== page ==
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1. To raise or lift something to a higher position or location. A noun or pronoun can be used between "take" and "up." Please take these boxes up to your room. I'm having a tailor take up the hem of my dress a couple inches.
2. To pull or lift something up and off of something else; to remove something from a surface. A noun or pronoun can be used between "take" and "up." We'll have to take up the floorboards if we want to see what's causing the leak. You'll need to get the landlord's permission before you take the old carpet up.
3. To occupy or settle into a particular position, place, or post. The guards took up positions along the wall to make sure no one could escape from the prison. The rebels have taken up residence in the city's old textile factory.
4. To adopt or begin something new. I'll be taking up a position as head of IT at an insurance company. We're taking up a new research methodology that should improve the reliability of our results.
5. To begin doing something as a habit, hobby, pastime, or steady practice. My husband has taken up gardening now that he's retired. I'm taking up cycling to work as a way of getting a bit more exercise.
6. To initiate a discussion about something with someone, often regarding a problem or complaint. A noun or pronoun can be used between "take" and "up." We'll take up the issue with the directors at the next board meeting. I'm sorry for the inconvenience, but you'll have to take it up with customer support.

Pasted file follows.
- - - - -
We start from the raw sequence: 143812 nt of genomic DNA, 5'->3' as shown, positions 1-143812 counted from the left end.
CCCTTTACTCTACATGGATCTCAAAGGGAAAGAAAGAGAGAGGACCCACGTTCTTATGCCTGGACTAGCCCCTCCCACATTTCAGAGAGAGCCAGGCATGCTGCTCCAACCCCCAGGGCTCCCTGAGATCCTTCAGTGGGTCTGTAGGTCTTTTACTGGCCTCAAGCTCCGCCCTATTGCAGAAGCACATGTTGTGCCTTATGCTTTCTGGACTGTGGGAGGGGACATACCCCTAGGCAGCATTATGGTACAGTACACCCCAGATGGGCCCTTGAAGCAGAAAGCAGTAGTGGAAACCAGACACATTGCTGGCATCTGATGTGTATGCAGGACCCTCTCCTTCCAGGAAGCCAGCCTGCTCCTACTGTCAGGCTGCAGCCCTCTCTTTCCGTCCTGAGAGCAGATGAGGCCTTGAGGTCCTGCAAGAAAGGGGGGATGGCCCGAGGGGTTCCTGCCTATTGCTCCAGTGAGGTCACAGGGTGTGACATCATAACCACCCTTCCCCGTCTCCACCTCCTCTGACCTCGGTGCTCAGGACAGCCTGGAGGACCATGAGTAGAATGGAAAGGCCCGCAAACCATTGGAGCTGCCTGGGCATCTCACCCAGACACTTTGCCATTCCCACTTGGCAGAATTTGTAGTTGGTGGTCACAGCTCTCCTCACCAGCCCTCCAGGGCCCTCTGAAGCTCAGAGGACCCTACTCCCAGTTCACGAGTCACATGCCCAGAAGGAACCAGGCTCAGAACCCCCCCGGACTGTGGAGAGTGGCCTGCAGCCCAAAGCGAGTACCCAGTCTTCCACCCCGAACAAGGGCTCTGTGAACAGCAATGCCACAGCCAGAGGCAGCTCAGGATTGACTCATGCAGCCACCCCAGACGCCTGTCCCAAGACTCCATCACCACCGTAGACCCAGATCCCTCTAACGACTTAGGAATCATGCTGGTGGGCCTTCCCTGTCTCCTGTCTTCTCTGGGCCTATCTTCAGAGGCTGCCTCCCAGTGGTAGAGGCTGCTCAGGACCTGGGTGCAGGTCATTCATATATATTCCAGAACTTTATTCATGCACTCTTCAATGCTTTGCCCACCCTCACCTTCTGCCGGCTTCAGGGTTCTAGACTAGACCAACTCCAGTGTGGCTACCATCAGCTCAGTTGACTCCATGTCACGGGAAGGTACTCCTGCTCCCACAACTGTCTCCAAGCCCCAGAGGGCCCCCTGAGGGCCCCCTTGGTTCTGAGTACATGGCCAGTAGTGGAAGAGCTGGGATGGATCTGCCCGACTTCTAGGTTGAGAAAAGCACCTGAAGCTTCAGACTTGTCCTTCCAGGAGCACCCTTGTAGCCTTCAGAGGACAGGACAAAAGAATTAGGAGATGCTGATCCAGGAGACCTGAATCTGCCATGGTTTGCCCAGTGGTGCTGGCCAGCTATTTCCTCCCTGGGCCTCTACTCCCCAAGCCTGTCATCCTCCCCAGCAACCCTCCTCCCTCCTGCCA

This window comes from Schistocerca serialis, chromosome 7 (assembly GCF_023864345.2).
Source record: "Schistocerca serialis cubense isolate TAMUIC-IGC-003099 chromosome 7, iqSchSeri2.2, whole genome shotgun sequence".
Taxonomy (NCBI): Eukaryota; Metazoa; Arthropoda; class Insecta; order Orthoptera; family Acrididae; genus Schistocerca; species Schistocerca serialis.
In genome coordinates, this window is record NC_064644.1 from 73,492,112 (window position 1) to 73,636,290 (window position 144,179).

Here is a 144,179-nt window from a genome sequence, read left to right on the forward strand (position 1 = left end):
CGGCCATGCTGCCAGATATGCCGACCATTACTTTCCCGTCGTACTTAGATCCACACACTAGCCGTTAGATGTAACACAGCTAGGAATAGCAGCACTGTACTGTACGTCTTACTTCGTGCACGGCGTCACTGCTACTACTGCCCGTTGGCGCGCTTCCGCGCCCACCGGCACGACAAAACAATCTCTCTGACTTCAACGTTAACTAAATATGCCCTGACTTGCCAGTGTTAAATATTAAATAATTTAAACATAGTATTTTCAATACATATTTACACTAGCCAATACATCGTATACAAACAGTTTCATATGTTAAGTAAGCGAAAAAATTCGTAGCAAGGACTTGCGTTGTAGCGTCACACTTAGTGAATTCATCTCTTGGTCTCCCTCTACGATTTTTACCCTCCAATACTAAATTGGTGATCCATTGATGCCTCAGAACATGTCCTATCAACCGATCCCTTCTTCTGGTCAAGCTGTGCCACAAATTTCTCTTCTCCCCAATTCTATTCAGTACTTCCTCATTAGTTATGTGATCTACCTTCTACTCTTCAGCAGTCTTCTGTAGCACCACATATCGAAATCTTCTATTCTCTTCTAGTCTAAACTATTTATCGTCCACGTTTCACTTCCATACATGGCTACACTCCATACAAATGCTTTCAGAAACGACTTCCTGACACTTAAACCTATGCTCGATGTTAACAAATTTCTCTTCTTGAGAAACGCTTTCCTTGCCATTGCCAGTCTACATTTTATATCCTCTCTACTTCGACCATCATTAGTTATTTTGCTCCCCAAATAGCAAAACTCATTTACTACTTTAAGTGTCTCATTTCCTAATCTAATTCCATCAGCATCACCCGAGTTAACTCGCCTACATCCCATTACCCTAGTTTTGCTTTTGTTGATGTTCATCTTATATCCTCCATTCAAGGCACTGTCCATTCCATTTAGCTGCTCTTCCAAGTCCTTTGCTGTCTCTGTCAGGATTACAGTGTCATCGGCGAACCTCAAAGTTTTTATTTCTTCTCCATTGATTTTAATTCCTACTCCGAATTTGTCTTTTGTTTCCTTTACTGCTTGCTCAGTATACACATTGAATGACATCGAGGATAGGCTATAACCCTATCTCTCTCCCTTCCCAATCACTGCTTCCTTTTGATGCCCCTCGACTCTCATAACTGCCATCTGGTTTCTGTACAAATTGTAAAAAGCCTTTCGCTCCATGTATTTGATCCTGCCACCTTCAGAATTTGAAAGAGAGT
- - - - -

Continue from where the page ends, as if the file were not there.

7. To occupy or fill a large amount or volume. A noun or pronoun can be used between "take" and "up." I like the way the desk looks, but it takes up too much space in my office. The man traveling next to me took up two seats with all his luggage. I'm supposed to be working on new content, but replying to user comments is taking up all my time.
8. To absorb or use up. We have moss growing in our lawn, which is taking up all the water and killing the grass around it. My brother always takes up all our bandwidth when he starts downloading movies.
9. To resume or start something again after an interruption or hiatus. A noun or pronoun can be used between "take" and "up." And with that, we're out of time. Let's take this discussion up on Monday, shall we? After I came back from London, we took things up again as if I had never left.
Farlex Dictionary of Idioms. © 2015 Farlex, Inc, all rights reserved.
take someone up
to discuss or deal with someone. What are we going to do about Bill? Are we going to take Bill up today at the board meeting? Let's take up the applicants in our next meeting.
take something up (with someone)
to raise and discuss a matter with someone. This is a very complicated problem. I'll have to take it up with the office manager. She'll take up this problem with the owner in the morning.
take something up
1. [for someone or a group] to deliberate something. When will the board of directors take this up? Let's take up that matter now.
2. to raise something, such as the height of a hem. The skirt is too long. I'll have to take it up. Can you take up this skirt for me?
3. to continue with something after an interruption. They took it up where they left off. Let's take up this matter at the point we were at when we were interrupted. We must take up our work again.
4. to begin something; to start to acquire a skill in something. (See also take something up (with someone).) When did you take this hobby up? I took up skiing last fall.
5. to absorb something. This old sponge doesn't take much water up. It used to take up more.
6. to adopt something new. I see you've taken a new lifestyle up. Toby took up the life of a farmer.
McGraw-Hill Dictionary of American Idioms and Phrasal Verbs. © 2002 by The McGraw-Hill Companies, Inc.
1. Raise, lift, as in We have to take up the old carpet and sand the floor. [c. 1300]